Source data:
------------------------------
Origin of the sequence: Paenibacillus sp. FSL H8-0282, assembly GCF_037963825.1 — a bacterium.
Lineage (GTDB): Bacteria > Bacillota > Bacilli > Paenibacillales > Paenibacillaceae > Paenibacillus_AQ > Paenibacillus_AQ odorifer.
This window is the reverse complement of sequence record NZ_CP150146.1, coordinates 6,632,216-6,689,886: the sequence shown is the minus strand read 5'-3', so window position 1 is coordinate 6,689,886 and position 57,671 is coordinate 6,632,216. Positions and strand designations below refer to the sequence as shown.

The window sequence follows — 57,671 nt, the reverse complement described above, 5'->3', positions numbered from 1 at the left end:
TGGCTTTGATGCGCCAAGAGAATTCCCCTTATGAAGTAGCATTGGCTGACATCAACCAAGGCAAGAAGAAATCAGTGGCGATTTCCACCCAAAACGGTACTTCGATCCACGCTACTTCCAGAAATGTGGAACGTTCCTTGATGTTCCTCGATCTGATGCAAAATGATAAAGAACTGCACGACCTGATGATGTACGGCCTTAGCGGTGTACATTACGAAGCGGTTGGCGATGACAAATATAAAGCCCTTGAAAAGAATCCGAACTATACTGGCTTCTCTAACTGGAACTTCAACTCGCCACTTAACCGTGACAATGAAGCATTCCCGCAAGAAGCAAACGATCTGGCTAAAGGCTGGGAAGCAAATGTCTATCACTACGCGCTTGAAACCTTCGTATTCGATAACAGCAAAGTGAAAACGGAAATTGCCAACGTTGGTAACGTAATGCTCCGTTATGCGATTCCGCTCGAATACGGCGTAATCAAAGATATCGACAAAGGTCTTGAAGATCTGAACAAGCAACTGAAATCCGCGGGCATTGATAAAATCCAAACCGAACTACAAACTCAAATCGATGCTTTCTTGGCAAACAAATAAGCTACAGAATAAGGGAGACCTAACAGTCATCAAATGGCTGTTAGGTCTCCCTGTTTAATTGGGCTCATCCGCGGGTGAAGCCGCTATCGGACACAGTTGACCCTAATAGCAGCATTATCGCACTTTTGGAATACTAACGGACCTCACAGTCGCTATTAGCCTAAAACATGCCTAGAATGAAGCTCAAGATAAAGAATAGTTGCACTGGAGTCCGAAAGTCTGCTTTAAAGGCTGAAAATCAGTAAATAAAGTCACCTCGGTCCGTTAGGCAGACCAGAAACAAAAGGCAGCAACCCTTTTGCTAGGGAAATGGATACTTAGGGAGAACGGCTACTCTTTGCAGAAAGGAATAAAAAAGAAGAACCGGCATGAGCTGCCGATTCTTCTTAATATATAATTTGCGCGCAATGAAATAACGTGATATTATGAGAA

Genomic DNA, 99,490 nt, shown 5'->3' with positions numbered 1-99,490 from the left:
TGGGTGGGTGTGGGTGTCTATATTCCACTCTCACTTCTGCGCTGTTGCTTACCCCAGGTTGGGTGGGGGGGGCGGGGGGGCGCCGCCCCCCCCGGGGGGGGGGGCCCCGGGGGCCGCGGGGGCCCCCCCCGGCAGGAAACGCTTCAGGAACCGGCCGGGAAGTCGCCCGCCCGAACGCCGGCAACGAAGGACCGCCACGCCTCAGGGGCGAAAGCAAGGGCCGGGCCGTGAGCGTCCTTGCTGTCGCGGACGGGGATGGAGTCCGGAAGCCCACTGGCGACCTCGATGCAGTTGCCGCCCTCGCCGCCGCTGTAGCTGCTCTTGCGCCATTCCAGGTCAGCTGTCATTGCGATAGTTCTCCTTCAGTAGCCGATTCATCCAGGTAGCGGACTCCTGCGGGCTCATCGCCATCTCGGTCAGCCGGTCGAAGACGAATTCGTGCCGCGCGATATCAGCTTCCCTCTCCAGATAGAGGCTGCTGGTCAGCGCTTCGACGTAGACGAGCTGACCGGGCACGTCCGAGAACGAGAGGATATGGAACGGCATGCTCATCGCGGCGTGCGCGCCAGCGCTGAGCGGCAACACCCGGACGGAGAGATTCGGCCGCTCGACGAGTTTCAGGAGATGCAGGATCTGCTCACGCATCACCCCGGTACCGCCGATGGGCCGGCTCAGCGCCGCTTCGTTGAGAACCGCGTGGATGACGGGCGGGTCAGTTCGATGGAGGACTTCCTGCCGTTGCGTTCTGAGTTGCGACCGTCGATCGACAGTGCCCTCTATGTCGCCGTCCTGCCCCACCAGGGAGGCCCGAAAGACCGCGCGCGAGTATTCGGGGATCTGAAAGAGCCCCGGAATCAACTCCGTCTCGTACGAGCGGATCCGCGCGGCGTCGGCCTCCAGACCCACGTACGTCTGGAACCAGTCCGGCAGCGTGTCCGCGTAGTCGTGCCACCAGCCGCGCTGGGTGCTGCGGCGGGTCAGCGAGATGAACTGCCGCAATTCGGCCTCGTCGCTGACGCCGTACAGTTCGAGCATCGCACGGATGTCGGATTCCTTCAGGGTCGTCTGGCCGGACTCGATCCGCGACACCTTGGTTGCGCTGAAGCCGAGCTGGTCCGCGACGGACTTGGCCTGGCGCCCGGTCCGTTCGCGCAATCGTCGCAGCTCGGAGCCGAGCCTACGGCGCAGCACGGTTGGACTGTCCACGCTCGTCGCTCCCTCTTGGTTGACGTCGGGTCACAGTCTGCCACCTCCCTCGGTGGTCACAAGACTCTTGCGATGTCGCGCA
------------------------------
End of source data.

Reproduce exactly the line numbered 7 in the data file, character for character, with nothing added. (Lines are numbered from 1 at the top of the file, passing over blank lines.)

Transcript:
TGGGTGGGTGTGGGTGTCTATATTCCACTCTCACTTCTGCGCTGTTGCTTACCCCAGGTTGGGTGGGGGGGGCGGGGGGGCGCCGCCCCCCCCGGGGGGGGGGGCCCCGGGGGCCGCGGGGGCCCCCCCCGGCAGGAAACGCTTCAGGAACCGGCCGGGAAGTCGCCCGCCCGAACGCCGGCAACGAAGGACCGCCACGCCTCAGGGGCGAAAGCAAGGGCCGGGCCGTGAGCGTCCTTGCTGTCGCGGACGGGGATGGAGTCCGGAAGCCCACTGGCGACCTCGATGCAGTTGCCGCCCTCGCCGCCGCTGTAGCTGCTCTTGCGCCATTCCAGGTCAGCTGTCATTGCGATAGTTCTCCTTCAGTAGCCGATTCATCCAGGTAGCGGACTCCTGCGGGCTCATCGCCATCTCGGTCAGCCGGTCGAAGACGAATTCGTGCCGCGCGATATCAGCTTCCCTCTCCAGATAGAGGCTGCTGGTCAGCGCTTCGACGTAGACGAGCTGACCGGGCACGTCCGAGAACGAGAGGATATGGAACGGCATGCTCATCGCGGCGTGCGCGCCAGCGCTGAGCGGCAACACCCGGACGGAGAGATTCGGCCGCTCGACGAGTTTCAGGAGATGCAGGATCTGCTCACGCATCACCCCGGTACCGCCGATGGGCCGGCTCAGCGCCGCTTCGTTGAGAACCGCGTGGATGACGGGCGGGTCAGTTCGATGGAGGACTTCCTGCCGTTGCGTTCTGAGTTGCGACCGTCGATCGACAGTGCCCTCTATGTCGCCGTCCTGCCCCACCAGGGAGGCCCGAAAGACCGCGCGCGAGTATTCGGGGATCTGAAAGAGCCCCGGAATCAACTCCGTCTCGTACGAGCGGATCCGCGCGGCGTCGGCCTCCAGACCCACGTACGTCTGGAACCAGTCCGGCAGCGTGTCCGCGTAGTCGTGCCACCAGCCGCGCTGGGTGCTGCGGCGGGTCAGCGAGATGAACTGCCGCAATTCGGCCTCGTCGCTGACGCCGTACAGTTCGAGCATCGCACGGATGTCGGATTCCTTCAGGGTCGTCTGGCCGGACTCGATCCGCGACACCTTGGTTGCGCTGAAGCCGAGCTGGTCCGCGACGGACTTGGCCTGGCGCCCGGTCCGTTCGCGCAATCGTCGCAGCTCGGAGCCGAGCCTACGGCGCAGCACGGTTGGACTGTCCACGCTCGTCGCTCCCTCTTGGTTGACGTCGGGTCACAGTCTGCCACCTCCCTCGGTGGTCACAAGACTCTTGCGATGTCGCGCA